FRANCIS DOUCET P Eng
Residential, Commercial, Industrial, Marine Infrared Thermology Design and Consulting
Ph: 837-5338 Box 9, Church Point Digby Co.
N.S. BOW 1M0
Cel; 902-769-8331 Fax; 902 837-5129
Bear River Tourism Council Bear River, Digby Co., Nova Scotia BOS 1BO
May 24, 2010
Re; Inspection of tourist bureau in Bear River adjacent to the treatment plant
To Whom it may concern;
Further to your request I have inspected the tourist bureau windmill building on May 21″‘and would comment as follows;
At least 90 percent of the building was inspected. Through numerous areas where either siding was removed or wallboard on the interior was removed indicated severe rotting and mold problems. Almost all corners were investigated and found to be in very bad condition. ln areas where access was not open, the use of a knife or spike clearly indicates lack of solid wood.The rotting is extensive and starts at the sill level and goes all the way up to the second level. The second floor is supported by a beam of which one end has completely rotted off thereby providing no support for the second floor joist. The construction method is to say the least very poor with the majority of the structural integrity maintained by the exterior cladding and wallboard. lt would certainly not meet today’s standards or meet the National Building Code of Canada, which is the bare minimum standard.
The molding problem is so severe that I have not come across such a vast amount of bloom in all of my inspections. This is a very serious concern. The Provincial and Federal governments have a very strong view of mold and in most cases would completely shut down the facility for health reasons. Painting over mold does not destroy mold, it just drives it in deeper. The framework, underside of the wallboard and the face of the wallboard have a proliferous amount of mold. This needs to be remedied immediately.
In summary, I would strongly recommend the complete demolition of the windmill building for both safety and health reasons. lt is a monumental task to remove the molding problem involving the removal of the wallboard, insulation, and exterior siding thereby exposing the framework. This would be practically impossible since the framework will not support the building without the siding or the wallboard. The structure is that bad that I would doubt it would stand up by simply it’s framework.
lnsofar as the structure is concerned, the committee should be very concerned with safety and liability. The building is NOT SAFE for either employees or tourists. I am given to understand that committee members with guests have been going in for tours. I would strongly condemn this practice and would request that the building openings be boarded up securely thus preventing access to the interior. Injury to either locals or tourist will mean a large liability.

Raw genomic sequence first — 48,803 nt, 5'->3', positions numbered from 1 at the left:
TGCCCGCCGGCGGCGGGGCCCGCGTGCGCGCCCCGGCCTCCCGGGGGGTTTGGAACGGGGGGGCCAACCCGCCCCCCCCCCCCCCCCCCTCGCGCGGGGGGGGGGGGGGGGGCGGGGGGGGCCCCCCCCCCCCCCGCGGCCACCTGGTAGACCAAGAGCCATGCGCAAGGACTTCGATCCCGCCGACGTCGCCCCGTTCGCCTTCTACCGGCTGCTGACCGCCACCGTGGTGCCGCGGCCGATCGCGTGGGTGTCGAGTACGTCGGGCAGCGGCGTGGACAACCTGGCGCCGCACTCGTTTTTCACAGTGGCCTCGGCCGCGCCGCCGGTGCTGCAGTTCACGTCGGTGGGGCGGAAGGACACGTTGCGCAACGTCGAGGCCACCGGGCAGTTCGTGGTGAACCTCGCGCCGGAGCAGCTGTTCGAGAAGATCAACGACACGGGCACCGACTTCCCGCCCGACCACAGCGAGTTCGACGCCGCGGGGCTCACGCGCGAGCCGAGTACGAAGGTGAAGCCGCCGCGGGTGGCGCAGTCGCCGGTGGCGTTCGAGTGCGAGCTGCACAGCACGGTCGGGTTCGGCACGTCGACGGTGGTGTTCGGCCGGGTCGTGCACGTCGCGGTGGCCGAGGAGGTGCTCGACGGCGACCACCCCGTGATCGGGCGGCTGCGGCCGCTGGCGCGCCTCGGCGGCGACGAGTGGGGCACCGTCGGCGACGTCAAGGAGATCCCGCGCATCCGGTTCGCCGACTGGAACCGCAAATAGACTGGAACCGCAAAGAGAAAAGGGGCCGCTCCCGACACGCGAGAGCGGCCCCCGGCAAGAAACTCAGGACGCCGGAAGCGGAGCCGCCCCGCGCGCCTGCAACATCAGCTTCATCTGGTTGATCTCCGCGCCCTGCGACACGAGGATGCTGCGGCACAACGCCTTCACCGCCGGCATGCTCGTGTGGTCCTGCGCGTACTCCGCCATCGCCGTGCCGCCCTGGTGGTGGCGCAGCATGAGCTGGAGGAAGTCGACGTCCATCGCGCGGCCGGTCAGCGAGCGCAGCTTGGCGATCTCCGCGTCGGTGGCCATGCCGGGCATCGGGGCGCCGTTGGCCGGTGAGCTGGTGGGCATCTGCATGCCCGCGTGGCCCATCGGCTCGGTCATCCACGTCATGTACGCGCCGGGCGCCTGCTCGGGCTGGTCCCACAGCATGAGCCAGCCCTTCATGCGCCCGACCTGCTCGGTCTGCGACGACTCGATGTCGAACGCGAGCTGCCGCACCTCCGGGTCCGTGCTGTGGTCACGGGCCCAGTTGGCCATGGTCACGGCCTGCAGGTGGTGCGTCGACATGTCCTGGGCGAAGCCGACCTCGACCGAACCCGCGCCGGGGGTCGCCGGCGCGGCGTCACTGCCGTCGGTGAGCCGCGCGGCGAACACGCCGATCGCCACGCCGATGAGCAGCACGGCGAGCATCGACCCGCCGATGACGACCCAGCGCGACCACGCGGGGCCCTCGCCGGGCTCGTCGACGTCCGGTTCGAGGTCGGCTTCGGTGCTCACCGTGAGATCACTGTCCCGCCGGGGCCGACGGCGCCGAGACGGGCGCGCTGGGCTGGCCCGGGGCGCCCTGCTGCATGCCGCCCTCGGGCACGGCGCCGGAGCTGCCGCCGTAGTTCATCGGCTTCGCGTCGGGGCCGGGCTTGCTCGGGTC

In summary I would condemn this building for future use. lt is beyond repair unless the committee has lots of money to throw away and still be left with an old building as a new building would cost considerably less that fixing the existing structure. lt is a good idea to keep in mind that if the building is to be renovated it must meet the NBC of Canada and the Provincial codes. This would mean meeting the energy codes, ventilation, air quality, egress, etc. lt would also mean replacing almost every structural member to meet engineering codes. This in my opinion would be next to impossible without spending a huge amount of money.
It is my strong opinion that the building should be condemned and demolished. The issues of safety and health are not to be played with since liability in the case of serious injury or death could ruin the village. The building should be cordoned off to everyone and made secure so that no entry is available. The liability now remains in your hands.
lf you have any questions or wish for me to make a presentation (answer questions) to the committee, I would be happy to accommodate you at your convenience and at no cost to the committee. Hoping this meets with your approval, I remain
Francis Doucet. P Eng